|System: PS3, Xbox 360, Wii|
|Release: May 10, 2011|
|Screen Resolution: 480p-1080p||Comic Mischief|
by Sean Engemann
Tennis game developers have a hard job. The tennis game may follow a pretty simple formula, but as such requires a greater number of features and extras in order to have a lasting appeal and avoid the inevitable monotony of the back and forth gameplay. While Sega tries its hand with the latest game in their arcade series, Virtua Tennis 4, the overall product has noticeable flaws in every aspect.
After firing up the game, the first thing you'll want to do is peruse the professionals. So you pop into an exhibition match, but are quickly disappointed with the mere handful you have to choose from. While the expected greats like Rafael Nadal, Andy Murray, Roger Federer, Caroline Wozniacki, and Maria Sharapova are present, the sparse showing and lack of legends (save for Jim Courier and a Boris Becker-led trio found only on the PS3) will no doubt leave you underwhelmed. Looking for rejuvenation, you move on to the venue selection, but are deflated again upon finding only eight to choose from; the rest are all locked. Even after they become available, no licensing agreements were made, so while you may seek glory as the Wimbledon champion, you're not actually playing Wimbledon.
The game has an abbreviated Practice Mode, where you'll get quick lessons on serves, swing types, and ball placement. You'll also learn about Super Shots, a feature designed to separate Virtua Tennis 4 from other tennis simulation games. The problem is that there's nothing truly "super" about the shot. You build up the meter by playing according to your style, and once it's full, you can perform a shot with a little more power behind it. Even though it gets the slow motion/close-up treatment, it's still not impossible to return.
Exhibition is the quickest way to get into a match against the computer or a friend. There are very few control nuances you'll have to worry about, so it's all a matter of moving to the ball and picking your shot. Fortunately, Sega has improved this formula since Virtua Tennis 2009, and diving for a ball only two feet away is no longer a worry. On the contrary, returning the ball is almost too forgiving, as pressing the shot button at an expected miss will often move your character into position to connect with the ball. Faster and harder shots are more difficult to return, and there are strategic elements in using the top spin, slice, power, and lob shots to maximize your success. While taking your stance and winding up, you can use the analog stick to place your shot. Slices are the most accurate shot choice, but unless you go overboard with your placement on a hard return, you'll usually end up inside the court. Actually, I found many instances where my serve was clearly out, but the line judge shockingly failed to notice. With no way to overturn a call, you'll get away with this over and over.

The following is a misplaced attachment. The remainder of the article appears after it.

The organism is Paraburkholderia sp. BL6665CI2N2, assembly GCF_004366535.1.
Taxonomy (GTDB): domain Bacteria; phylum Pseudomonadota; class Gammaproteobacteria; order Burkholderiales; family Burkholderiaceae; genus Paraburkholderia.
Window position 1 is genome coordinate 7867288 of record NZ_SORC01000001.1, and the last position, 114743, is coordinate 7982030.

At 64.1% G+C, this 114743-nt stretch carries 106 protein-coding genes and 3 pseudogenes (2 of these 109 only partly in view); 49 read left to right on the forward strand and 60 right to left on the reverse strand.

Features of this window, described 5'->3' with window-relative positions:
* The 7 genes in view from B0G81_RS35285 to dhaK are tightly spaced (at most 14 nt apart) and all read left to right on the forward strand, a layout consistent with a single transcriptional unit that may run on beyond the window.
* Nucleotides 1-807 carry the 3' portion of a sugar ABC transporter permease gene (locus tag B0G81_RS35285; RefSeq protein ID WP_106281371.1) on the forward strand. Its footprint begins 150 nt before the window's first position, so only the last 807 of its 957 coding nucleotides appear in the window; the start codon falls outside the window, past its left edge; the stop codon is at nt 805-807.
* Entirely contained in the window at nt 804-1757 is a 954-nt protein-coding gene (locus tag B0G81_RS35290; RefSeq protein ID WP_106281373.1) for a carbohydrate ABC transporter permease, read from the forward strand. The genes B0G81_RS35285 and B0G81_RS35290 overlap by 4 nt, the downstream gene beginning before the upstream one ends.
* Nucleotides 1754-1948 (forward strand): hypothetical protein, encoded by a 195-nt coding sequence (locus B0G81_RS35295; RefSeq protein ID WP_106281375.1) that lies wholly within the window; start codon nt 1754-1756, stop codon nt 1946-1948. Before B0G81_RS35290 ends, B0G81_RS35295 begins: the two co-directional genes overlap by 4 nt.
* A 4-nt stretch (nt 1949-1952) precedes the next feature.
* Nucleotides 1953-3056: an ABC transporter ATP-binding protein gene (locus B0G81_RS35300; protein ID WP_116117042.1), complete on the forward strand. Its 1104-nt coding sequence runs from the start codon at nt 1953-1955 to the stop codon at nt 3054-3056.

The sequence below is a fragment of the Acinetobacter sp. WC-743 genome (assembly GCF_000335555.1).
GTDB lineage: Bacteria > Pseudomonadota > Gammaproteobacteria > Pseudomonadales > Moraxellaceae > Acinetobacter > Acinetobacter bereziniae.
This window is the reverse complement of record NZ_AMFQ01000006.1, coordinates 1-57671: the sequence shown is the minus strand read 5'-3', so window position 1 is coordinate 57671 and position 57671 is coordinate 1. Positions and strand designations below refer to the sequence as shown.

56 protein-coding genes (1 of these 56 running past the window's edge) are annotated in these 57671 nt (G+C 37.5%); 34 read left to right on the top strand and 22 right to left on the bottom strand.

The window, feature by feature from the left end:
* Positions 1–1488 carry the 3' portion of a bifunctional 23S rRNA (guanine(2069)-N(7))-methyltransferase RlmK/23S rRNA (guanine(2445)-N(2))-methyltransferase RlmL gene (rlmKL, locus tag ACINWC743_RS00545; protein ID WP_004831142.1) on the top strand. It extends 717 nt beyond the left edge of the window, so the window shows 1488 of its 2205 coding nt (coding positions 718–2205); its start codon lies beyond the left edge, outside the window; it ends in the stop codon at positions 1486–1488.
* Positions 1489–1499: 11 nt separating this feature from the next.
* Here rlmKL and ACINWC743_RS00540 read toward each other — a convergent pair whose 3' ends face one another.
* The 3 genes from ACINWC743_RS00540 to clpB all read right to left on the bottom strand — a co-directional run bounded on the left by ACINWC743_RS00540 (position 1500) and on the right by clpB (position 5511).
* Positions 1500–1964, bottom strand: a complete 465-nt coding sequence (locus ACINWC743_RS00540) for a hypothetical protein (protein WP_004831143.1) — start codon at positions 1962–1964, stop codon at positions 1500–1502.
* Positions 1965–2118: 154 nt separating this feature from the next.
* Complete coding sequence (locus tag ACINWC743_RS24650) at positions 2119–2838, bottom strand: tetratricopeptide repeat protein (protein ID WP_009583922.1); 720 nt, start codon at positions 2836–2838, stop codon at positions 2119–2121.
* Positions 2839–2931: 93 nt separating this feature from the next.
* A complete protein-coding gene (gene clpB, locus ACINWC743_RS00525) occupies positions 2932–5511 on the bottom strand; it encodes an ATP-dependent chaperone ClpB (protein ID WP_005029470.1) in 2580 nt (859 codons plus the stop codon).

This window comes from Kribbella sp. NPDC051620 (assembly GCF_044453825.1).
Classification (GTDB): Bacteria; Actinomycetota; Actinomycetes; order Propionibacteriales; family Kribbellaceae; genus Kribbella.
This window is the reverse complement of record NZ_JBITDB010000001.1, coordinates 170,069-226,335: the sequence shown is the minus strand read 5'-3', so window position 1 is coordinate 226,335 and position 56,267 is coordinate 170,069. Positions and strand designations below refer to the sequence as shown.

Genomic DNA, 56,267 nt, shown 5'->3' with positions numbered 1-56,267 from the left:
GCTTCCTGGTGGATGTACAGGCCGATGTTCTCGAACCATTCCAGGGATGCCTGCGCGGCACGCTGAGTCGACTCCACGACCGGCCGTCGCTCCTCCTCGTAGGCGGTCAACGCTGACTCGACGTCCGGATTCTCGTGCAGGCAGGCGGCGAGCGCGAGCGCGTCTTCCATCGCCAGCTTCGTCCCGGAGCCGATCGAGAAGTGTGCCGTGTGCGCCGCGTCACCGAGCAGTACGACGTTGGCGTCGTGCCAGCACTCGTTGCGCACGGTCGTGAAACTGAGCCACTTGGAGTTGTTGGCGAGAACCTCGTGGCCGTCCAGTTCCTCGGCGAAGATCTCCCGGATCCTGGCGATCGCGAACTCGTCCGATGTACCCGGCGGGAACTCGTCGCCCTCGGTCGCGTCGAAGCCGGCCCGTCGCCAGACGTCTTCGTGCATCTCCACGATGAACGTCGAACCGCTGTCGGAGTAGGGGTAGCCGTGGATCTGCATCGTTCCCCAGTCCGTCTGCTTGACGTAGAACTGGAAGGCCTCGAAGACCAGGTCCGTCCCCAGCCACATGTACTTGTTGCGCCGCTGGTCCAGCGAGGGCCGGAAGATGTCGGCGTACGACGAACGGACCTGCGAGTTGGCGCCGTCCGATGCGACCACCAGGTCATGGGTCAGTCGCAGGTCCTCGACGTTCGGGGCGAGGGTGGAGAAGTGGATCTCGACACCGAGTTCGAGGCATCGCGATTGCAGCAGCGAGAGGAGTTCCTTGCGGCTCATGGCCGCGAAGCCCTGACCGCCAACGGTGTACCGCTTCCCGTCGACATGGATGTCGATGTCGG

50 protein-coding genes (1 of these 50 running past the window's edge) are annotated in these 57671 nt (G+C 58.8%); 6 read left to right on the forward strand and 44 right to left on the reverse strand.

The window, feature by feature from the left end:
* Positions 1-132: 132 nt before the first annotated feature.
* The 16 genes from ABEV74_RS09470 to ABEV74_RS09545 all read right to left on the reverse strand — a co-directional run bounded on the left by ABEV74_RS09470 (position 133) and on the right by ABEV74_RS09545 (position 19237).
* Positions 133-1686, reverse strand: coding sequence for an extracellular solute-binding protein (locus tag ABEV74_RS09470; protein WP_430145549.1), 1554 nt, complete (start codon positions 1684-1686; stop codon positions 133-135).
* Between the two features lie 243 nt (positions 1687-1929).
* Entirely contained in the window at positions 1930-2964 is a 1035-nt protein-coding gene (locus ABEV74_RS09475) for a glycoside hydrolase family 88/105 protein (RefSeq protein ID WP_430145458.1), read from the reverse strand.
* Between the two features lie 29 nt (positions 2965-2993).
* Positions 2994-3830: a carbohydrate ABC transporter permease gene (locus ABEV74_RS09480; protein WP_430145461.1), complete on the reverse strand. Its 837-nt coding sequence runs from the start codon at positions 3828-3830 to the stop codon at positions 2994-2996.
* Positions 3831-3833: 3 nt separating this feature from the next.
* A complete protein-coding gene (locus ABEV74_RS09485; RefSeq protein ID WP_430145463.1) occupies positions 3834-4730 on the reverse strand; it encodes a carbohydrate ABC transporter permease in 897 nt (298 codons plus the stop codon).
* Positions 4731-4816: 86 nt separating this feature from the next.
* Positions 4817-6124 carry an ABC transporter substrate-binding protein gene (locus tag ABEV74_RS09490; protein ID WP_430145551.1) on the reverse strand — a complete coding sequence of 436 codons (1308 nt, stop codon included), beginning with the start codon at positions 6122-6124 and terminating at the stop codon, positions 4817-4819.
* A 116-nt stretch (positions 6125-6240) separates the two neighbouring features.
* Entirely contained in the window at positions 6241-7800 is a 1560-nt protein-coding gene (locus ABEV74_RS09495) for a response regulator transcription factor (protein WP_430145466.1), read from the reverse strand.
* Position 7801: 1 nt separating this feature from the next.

When you need a break from standard matches, head on over to the Party Mode. Here you'll find several minigames, all of which break the standard tennis conventions. As with most minigame collections, some are better than others. The zaniest of all is the Egg Collector, which has you hatch chicken eggs by running over them, then guide them to their mother hens on either the right or left side of the court before they are squashed by oncoming tennis balls. The Bomb Match is also a treat, especially with a friend, as you volley a large time bomb like a hot potato, trying to make sure it's in your opponent's side of the court when the timer reaches zero.
The World Tour is the main course of the game. You start by creating a character, which you can customize to some extent, but you don't really have the full range of tools to create the off-the-wall characters you'd expect in Virtua Tennis. Your player then begins his or her first season of four, trying to rise in rank by doing well in matches, participating in training sessions (which are just minigames slapped onto the campaign), and completing publicity events. The world is turned into a giant (and extremely linear) game board, where you use a supply of random movement tickets in place of dice to navigate the globe. While definitely a unique way to work up the tennis ladder, it comes with drawbacks. First, you must analyze the map and strategize your path, but you'll often not have the necessary numbered ticket to reach your target. In fact, you can miss major tournaments because of this. Most events yield a monetary gain, which you can use at the management office—if you land on it, that is—to purchase various tickets. Cash is also used to purchase gear in the Kit Catalogue, but each item must first be unlocked by completing objectives during the tour. You'll find yourself doing more training sessions and publicity events than actual matches. With each only lasting a minute or so, they're hard to get into and more of a nuisance when all you want to do is play tennis. Overall, the board design is an interesting concept, but when the movement strategizing overshadows the tennis playing, you'll wonder if Sega should have gone in a different direction.